[swift-evolution] Will Swift ever support optional methods without @objc?

Rick Mann rmann at latencyzero.com
Tue Nov 15 17:41:44 CST 2016

> On Nov 15, 2016, at 09:24 , Dave Abrahams via swift-evolution <swift-evolution at swift.org> wrote:
> Speaking for myself: I think “probe-a-type” programming is in general a
> bad idea, and I'm opposed to adding features that encourage it.  It's
> almost always better to design entry points into supertypes (protocols,
> or base classes if you must ;->) with default implementations that can
> be overridden to do the work you need based on the characteristics of a
> subtype, rather than trying to make decisions in the caller based on the
> shape of the type.  When you *do* need probing, it's a good idea to make
> the set of possible subtypes a closed set, so the compiler can ensure
> you handle all cases—i.e., use an enum.

(I'm re-watching your WWDC 2105 talk about protocol-oriented programming, so I may end up with answers to the issues below.)

The thing that prompted my original post on this subject was an exploration of how to best implement a CAD program. In this case, something like Illustrator, where you can create, manipulate, and draw various shape types. I wanted to separate, as much as possible, the mathematical representation of the shape from the drawing and manipulating, and ideally have only one set of objects permanently instantiated (the mathematical representations of the shapes, i.e. the model).

So, I have a CanvasView that has a list of these shapes (a simple array). I have a set of tools (generally, a single instance of each, although when each gets instantiated can be changed in the design). The CanvasView triggers the drawing and the mouse handling for the set of shapes (CanvasObjects).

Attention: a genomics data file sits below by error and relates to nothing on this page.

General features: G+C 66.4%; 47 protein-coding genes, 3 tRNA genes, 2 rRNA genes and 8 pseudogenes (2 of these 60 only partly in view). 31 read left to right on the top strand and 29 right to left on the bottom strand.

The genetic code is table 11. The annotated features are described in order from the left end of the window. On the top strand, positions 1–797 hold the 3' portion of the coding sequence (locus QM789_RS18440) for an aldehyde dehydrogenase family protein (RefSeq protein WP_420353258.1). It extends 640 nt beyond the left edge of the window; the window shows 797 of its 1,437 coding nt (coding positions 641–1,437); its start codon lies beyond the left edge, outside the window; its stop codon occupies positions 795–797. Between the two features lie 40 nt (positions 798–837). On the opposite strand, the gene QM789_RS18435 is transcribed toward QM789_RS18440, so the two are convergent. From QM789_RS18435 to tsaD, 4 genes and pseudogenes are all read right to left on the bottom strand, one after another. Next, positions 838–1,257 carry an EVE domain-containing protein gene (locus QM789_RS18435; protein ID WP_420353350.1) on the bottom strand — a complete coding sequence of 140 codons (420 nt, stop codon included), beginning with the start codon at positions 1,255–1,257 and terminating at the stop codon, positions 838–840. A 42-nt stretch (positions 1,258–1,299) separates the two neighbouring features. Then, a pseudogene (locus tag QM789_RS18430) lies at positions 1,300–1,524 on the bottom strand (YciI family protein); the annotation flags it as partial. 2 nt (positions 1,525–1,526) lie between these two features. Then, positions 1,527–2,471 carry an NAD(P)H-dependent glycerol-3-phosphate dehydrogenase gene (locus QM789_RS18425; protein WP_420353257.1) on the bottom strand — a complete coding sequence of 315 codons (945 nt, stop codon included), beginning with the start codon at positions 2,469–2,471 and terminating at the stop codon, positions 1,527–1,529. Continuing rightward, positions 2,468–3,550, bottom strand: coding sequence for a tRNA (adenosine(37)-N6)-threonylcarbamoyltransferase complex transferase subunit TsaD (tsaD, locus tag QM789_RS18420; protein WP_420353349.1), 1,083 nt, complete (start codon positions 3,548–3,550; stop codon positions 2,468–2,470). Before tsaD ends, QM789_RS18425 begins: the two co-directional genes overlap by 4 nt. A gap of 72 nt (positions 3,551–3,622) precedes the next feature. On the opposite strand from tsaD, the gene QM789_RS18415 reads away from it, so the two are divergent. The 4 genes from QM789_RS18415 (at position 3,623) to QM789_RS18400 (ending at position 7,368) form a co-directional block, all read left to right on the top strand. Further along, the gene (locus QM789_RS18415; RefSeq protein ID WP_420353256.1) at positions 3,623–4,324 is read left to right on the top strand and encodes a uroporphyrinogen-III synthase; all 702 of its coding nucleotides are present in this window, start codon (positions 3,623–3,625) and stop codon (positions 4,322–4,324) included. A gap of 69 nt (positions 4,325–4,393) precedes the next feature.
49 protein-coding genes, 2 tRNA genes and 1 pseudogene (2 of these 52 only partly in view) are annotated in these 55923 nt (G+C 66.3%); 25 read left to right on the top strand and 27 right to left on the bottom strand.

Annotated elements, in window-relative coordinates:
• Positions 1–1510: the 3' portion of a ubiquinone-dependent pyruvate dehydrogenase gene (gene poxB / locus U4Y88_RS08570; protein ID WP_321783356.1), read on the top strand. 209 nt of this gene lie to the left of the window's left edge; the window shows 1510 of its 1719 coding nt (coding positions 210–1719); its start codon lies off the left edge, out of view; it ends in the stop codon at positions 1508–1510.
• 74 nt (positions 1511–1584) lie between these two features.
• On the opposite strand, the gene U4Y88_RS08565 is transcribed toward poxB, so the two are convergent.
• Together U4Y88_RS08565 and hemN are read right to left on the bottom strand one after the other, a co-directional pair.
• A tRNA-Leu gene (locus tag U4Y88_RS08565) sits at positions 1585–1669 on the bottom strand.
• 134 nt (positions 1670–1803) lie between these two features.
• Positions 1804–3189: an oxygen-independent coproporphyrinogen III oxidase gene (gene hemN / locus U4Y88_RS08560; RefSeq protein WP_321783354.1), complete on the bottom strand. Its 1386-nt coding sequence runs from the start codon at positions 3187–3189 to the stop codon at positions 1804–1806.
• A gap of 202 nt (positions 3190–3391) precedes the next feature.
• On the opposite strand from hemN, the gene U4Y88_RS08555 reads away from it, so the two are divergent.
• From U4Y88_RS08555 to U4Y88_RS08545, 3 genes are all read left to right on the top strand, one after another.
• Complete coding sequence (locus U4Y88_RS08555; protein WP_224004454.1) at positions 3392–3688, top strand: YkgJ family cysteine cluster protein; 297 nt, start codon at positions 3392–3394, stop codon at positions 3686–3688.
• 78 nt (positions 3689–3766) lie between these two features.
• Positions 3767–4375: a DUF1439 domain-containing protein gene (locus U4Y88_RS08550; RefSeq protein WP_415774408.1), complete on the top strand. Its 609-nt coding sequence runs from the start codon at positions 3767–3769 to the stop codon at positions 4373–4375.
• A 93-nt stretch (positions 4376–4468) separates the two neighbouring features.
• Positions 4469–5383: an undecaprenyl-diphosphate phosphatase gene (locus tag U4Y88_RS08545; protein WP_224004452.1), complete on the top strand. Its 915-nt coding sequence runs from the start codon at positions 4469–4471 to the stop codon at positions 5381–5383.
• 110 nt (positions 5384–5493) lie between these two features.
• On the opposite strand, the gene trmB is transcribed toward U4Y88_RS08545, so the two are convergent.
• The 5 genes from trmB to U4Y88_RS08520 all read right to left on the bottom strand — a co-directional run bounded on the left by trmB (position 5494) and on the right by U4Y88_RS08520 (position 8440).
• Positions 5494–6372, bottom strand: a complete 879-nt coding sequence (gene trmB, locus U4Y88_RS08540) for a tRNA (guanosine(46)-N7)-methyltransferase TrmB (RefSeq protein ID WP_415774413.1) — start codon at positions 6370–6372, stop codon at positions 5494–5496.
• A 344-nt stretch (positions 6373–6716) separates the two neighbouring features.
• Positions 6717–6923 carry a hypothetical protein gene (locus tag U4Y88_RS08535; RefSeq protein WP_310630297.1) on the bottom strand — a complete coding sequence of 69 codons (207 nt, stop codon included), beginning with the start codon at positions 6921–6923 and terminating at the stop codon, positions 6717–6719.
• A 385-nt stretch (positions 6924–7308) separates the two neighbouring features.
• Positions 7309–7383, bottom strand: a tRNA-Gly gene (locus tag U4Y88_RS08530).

I've got something like this:

protocol Renderable { func renderer() -> Renderer? }
extension Renderable { func renderer() -> Renderer? { return nil } }

protocol Selectable { var selectionState: enum SelectionState }
protocol HitTestable { func hitTest(_ inPt: CGPoitn) }

protocol CanvasObject : HitTestable, Selectable {}
class Path : CanvasObject { }

protocol Renderer { func draw(in inCTX: CGContext) }
class PathRenderer : Renderer { }

You get the idea. Stop me if I'm way off base here.

I initially wanted Renderable.renderer() to be optional. I think I'm convinced returning an optional Renderer is equivalent.

CanvasView visits each CanvasObject in turn, instantiates an appropriate Renderer for the object (by calling Renderable.renderer()), calls Renderer.draw().

Mouse Handling
The currently-selected Tool is handed the mouse hit and the view. It iterates the objects, calling hitTest(). It then instantiates a handler based on the hit object type and current tool (might just be the current tool).

The CanvasView has a list of CanvasObjects, forcing all objects to conform to all the protocols (e.g. Renderable, Selectable, HitTestable.) That is the CanvasView has a view onto the set of objects as complete objects, rather than a view of all Renderable objects, all HitTestable objects, etc. In this app, it may not be meaningful to talk about objects that are only renderable, but then again, it might (a grid could be renderable, but not selectable or hit testable; in practice it'll be implemented as a completely different entity, not part of the set of objects).

There is a problem of state management. Shapes are drawn differently depending on their state (e.g. normal, hovered, selected, sub-selected, being-snapped-to, etc.). I see no good way to store that state, except in the core object (e.g. Path). Alternatively, a parallel data structure that holds that state, but now I have to ensure instances of associated objects can be mapped back and forth. In fact, as I think about this more, I think it's a better solution, because it's conceivable there would be multiple views of the same model data, and the various states might be independent per view.

And performance will probably be okay, but needs to be considered.

I'm probably just making a mountain out of a molehill, but I want to make sure I'm understanding Swift thoroughly.

Rick Mann
rmann at latencyzero.com

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